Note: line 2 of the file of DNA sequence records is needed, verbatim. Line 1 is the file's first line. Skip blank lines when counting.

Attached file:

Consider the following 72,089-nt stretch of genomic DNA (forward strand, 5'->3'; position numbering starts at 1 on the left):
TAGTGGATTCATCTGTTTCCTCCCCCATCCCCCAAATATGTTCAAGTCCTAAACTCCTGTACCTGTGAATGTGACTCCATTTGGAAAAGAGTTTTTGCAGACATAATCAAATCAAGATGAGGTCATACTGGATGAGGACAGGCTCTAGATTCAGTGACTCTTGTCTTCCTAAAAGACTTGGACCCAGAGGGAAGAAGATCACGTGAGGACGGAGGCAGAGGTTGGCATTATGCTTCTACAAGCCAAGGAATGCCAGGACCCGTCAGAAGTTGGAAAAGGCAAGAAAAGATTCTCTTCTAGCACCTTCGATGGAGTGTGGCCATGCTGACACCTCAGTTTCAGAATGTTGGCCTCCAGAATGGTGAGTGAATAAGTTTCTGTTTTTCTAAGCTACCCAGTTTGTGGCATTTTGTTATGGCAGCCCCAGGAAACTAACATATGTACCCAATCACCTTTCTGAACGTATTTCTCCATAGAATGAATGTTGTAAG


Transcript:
TAGTGGATTCATCTGTTTCCTCCCCCATCCCCCAAATATGTTCAAGTCCTAAACTCCTGTACCTGTGAATGTGACTCCATTTGGAAAAGAGTTTTTGCAGACATAATCAAATCAAGATGAGGTCATACTGGATGAGGACAGGCTCTAGATTCAGTGACTCTTGTCTTCCTAAAAGACTTGGACCCAGAGGGAAGAAGATCACGTGAGGACGGAGGCAGAGGTTGGCATTATGCTTCTACAAGCCAAGGAATGCCAGGACCCGTCAGAAGTTGGAAAAGGCAAGAAAAGATTCTCTTCTAGCACCTTCGATGGAGTGTGGCCATGCTGACACCTCAGTTTCAGAATGTTGGCCTCCAGAATGGTGAGTGAATAAGTTTCTGTTTTTCTAAGCTACCCAGTTTGTGGCATTTTGTTATGGCAGCCCCAGGAAACTAACATATGTACCCAATCACCTTTCTGAACGTATTTCTCCATAGAATGAATGTTGTAAG